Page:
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Commissioners disagree on need for outside counsel

Staff Writer
April 2, 2006 

CENTREVILLE ­ The Queen Anneís County Commissioners need outside counsel to represent them in the Four Seasons critical area mapping case, said Commissioner Gene Ransom. 

Three of the five commissioners disagree, saying the board should continue to be represented in the case by Chris Drummond, counsel for the Queen Anneís County Planning Commission, and County Attorney Patrick Thompson. 

Ransom is a strong opponent of the Four Seasons project, but he said whether youíre in favor of the project or against it, the county commissioners should get advice from an attorney not connected with county government. 

"I donít mean any disrespect to Mr. Thompson or Mr. Drummond," said Ransom. 
Commission President Joe Cupani said Drummond and Thompson "have a successful record. Theyíre doing well for the county." Cupani said the commissioners were unsuccessful when they were represented by independent counsel on a previous Four Seasons court case that challenged the developerís rights and responsibilities agreement (DRRA) for the project.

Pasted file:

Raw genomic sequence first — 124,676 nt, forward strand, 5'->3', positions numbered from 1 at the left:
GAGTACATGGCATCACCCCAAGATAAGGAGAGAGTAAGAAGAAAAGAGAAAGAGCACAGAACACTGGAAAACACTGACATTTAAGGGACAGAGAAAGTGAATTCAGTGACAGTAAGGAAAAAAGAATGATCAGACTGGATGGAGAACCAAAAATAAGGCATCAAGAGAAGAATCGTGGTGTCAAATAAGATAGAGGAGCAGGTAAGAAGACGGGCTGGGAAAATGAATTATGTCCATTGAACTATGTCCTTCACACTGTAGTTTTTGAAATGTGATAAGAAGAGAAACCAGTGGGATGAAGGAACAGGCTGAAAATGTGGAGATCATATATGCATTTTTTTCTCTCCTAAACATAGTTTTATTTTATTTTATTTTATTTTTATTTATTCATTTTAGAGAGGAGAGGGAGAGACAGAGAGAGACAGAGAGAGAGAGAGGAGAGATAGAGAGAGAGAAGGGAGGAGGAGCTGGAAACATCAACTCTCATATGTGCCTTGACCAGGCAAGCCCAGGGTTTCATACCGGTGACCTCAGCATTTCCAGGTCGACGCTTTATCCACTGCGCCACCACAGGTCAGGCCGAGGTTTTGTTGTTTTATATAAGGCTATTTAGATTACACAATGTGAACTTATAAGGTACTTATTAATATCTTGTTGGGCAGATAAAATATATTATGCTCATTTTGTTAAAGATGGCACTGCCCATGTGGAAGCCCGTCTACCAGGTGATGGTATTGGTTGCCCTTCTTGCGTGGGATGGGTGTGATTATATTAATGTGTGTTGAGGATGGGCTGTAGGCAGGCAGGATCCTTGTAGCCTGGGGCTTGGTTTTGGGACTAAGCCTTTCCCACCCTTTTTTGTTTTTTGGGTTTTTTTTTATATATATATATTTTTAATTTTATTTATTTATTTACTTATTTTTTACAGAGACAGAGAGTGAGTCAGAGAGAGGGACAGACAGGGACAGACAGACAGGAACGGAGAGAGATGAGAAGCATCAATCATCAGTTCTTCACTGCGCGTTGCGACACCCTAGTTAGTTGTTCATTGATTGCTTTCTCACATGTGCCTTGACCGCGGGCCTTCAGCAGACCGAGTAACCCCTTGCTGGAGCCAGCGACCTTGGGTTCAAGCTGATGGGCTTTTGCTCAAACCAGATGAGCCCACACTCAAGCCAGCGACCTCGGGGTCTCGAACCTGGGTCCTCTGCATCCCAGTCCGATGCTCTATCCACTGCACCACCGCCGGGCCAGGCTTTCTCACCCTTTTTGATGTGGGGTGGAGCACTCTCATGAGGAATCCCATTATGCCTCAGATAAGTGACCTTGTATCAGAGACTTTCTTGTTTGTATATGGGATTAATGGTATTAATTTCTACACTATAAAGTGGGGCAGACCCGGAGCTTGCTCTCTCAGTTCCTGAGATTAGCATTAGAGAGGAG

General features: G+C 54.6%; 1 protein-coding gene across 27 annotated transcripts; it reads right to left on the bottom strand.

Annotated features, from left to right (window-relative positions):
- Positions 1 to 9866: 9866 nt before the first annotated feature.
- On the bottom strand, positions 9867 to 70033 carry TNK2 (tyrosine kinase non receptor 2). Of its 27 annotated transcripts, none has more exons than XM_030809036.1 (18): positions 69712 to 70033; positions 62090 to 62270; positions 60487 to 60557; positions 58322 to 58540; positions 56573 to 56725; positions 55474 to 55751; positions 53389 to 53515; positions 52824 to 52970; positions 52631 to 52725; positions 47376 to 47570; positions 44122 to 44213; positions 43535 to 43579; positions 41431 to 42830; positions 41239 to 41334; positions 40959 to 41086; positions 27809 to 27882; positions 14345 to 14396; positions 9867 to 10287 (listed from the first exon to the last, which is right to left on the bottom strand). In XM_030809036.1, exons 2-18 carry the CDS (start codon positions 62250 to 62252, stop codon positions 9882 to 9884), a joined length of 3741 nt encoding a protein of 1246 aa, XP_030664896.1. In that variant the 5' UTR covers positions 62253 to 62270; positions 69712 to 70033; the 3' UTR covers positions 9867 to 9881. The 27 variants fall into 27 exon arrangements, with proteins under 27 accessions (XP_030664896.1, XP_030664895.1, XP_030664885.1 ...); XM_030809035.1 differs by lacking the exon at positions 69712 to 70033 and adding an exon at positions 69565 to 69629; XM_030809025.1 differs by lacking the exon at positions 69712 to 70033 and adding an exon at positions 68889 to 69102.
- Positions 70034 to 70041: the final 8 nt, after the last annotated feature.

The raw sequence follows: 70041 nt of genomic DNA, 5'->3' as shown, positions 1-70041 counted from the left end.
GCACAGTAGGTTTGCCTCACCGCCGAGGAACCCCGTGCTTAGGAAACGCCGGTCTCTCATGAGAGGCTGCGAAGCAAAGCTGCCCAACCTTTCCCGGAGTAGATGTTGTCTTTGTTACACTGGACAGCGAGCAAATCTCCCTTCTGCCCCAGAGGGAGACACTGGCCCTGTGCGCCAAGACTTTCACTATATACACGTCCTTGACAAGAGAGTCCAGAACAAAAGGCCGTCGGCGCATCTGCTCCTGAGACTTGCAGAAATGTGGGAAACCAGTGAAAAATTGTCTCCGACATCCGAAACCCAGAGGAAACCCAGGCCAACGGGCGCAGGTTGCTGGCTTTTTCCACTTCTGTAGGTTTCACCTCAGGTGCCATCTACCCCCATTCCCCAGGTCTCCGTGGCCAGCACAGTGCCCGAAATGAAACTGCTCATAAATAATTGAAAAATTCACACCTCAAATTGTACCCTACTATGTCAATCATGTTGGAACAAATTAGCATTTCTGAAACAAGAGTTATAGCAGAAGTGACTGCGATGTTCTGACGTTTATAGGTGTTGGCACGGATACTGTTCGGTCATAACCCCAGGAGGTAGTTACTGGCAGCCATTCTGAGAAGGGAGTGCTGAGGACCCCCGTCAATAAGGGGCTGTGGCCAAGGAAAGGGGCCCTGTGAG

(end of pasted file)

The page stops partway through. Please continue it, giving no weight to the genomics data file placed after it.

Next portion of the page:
Commissioners Richard Smith and Ben Cassell said the commissioners should stick with Drummond and Thompson. It would take time for a new lawyer to get up to speed on the Four Seasons mapping case, said Cassell. 

Commissioner Mike Koval said the commissioners might need outside counsel, but another option is to tell K. Hovnanian Companies to file a new plan and a new growth allocation request for Four Seasons. 

Ransomís initial attempt to hire outside counsel failed at the Feb. 21 commissionersí meeting when no one seconded his motion. The same day the commissioners voted 3-1 to have county staff recommend to the commissioners a technical expert for reviewing the critical area maps for Four Seasons. Commission President Joe Cupani said the county was considering either the URS engineering firm, or a geographic information systems specialist with the Maryland Department of Natural Resources. County Administrator Paul Comfort said county staff would meet with a URS representative to review the work involved in the mapping project.